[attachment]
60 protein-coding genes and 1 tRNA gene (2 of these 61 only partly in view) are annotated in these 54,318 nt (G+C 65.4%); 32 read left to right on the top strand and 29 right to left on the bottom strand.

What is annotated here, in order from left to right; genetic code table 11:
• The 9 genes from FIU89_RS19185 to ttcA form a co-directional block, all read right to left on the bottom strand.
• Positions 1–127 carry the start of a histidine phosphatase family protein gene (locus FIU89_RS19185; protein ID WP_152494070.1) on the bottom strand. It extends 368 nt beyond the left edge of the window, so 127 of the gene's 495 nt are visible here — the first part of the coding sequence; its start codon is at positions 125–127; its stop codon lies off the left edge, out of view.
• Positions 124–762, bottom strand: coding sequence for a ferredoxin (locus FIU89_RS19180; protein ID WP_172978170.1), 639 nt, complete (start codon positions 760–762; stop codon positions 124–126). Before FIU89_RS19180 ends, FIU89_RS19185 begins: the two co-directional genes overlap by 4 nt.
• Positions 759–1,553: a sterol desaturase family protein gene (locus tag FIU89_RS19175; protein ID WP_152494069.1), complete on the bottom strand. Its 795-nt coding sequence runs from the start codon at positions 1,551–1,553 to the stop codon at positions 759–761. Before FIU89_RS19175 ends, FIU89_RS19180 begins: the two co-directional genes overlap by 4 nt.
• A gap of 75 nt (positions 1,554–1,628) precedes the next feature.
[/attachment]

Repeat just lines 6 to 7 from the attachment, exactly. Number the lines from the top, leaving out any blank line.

• Positions 759–1,553: a sterol desaturase family protein gene (locus tag FIU89_RS19175; protein ID WP_152494069.1), complete on the bottom strand. Its 795-nt coding sequence runs from the start codon at positions 1,551–1,553 to the stop codon at positions 759–761. Before FIU89_RS19175 ends, FIU89_RS19180 begins: the two co-directional genes overlap by 4 nt.
• A gap of 75 nt (positions 1,554–1,628) precedes the next feature.